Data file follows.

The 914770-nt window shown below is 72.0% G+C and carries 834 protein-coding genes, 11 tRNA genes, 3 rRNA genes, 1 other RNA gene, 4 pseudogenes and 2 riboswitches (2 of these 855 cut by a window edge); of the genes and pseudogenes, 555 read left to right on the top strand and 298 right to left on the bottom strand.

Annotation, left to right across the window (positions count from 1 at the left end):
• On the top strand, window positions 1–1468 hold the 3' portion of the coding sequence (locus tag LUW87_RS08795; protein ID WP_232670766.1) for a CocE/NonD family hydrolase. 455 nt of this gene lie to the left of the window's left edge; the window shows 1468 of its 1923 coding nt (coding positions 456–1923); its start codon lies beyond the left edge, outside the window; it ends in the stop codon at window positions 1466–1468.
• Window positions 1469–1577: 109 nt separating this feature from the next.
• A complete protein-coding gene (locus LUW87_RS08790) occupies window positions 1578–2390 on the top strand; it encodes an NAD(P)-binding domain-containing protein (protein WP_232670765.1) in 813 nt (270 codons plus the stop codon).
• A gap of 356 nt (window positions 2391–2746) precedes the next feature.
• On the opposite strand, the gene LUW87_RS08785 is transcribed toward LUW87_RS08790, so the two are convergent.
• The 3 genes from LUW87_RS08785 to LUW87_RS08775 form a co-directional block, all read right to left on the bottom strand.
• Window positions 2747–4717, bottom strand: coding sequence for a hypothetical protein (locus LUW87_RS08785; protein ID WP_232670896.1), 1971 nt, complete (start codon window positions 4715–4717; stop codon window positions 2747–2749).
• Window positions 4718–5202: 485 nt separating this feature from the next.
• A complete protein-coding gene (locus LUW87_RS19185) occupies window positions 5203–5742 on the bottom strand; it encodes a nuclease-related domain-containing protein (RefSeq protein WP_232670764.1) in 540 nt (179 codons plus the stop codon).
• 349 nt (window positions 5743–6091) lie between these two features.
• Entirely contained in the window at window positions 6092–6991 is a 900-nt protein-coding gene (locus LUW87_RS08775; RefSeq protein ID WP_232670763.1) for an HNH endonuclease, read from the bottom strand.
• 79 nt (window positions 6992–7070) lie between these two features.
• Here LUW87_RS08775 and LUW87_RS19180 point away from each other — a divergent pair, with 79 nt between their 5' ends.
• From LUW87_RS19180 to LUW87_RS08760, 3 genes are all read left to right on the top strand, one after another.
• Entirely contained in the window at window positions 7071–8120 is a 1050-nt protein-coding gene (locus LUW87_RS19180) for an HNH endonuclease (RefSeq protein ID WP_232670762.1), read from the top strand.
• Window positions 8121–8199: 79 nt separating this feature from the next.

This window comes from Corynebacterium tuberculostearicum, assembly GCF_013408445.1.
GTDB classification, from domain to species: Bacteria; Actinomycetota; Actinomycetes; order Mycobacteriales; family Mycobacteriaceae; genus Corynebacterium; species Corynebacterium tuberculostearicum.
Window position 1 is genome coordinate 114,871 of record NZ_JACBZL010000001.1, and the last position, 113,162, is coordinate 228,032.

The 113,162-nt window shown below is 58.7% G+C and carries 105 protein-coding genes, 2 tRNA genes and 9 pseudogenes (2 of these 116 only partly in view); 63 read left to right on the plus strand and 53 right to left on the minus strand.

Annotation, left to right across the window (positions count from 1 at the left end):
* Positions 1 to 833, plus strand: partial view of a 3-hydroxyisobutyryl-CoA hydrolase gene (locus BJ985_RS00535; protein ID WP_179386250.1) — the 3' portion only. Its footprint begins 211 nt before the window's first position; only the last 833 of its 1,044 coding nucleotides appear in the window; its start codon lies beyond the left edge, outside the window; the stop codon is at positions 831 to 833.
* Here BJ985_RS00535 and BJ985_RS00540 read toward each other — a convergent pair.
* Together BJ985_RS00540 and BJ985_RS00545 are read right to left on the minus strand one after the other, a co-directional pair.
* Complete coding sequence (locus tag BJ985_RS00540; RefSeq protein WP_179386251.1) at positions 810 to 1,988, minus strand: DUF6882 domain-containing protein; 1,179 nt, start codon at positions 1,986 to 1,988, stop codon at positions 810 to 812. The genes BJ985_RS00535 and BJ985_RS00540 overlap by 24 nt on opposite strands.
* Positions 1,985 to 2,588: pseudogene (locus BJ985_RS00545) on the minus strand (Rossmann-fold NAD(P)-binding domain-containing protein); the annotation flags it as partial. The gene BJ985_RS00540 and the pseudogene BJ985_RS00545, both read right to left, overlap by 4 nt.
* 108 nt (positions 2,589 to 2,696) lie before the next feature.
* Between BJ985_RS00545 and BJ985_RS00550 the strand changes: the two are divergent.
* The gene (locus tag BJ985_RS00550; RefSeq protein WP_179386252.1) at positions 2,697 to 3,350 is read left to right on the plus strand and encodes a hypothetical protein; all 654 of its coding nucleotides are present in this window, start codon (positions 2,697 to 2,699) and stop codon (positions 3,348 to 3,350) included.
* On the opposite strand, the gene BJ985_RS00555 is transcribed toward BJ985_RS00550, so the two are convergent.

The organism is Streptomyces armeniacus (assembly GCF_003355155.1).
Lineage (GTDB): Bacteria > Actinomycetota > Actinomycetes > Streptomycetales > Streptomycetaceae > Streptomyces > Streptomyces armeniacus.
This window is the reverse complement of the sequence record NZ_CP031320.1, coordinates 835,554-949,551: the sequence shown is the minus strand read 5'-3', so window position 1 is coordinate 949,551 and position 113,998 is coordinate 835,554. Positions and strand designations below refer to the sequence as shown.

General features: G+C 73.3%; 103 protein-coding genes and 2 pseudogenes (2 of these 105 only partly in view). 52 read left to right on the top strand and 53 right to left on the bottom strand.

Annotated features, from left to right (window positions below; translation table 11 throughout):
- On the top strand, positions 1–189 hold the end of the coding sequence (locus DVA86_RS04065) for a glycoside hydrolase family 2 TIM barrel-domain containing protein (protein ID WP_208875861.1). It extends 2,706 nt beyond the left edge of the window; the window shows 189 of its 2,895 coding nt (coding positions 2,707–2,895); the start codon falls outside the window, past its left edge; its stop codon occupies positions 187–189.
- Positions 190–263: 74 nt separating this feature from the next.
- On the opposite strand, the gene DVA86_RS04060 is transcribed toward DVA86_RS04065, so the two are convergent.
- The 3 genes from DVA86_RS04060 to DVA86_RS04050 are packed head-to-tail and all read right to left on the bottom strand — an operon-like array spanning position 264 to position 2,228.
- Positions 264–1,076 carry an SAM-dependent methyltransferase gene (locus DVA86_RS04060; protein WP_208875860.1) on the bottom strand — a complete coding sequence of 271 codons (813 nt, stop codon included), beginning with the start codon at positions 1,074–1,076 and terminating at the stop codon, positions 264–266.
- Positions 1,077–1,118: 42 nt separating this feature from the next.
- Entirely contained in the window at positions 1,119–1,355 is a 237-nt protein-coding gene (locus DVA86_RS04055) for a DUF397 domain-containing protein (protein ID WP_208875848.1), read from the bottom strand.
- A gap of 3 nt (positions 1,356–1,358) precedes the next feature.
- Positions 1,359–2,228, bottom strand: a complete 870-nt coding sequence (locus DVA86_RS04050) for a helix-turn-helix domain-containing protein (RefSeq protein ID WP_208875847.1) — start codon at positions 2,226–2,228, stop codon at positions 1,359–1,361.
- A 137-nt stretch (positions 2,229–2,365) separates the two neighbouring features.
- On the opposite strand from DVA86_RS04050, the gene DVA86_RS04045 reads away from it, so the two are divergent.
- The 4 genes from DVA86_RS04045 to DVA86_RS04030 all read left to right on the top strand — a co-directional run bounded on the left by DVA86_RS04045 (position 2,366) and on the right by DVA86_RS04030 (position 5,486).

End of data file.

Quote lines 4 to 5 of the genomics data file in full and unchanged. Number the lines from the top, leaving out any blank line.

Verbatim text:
• Window positions 1469–1577: 109 nt separating this feature from the next.
• A complete protein-coding gene (locus LUW87_RS08790) occupies window positions 1578–2390 on the top strand; it encodes an NAD(P)-binding domain-containing protein (protein WP_232670765.1) in 813 nt (270 codons plus the stop codon).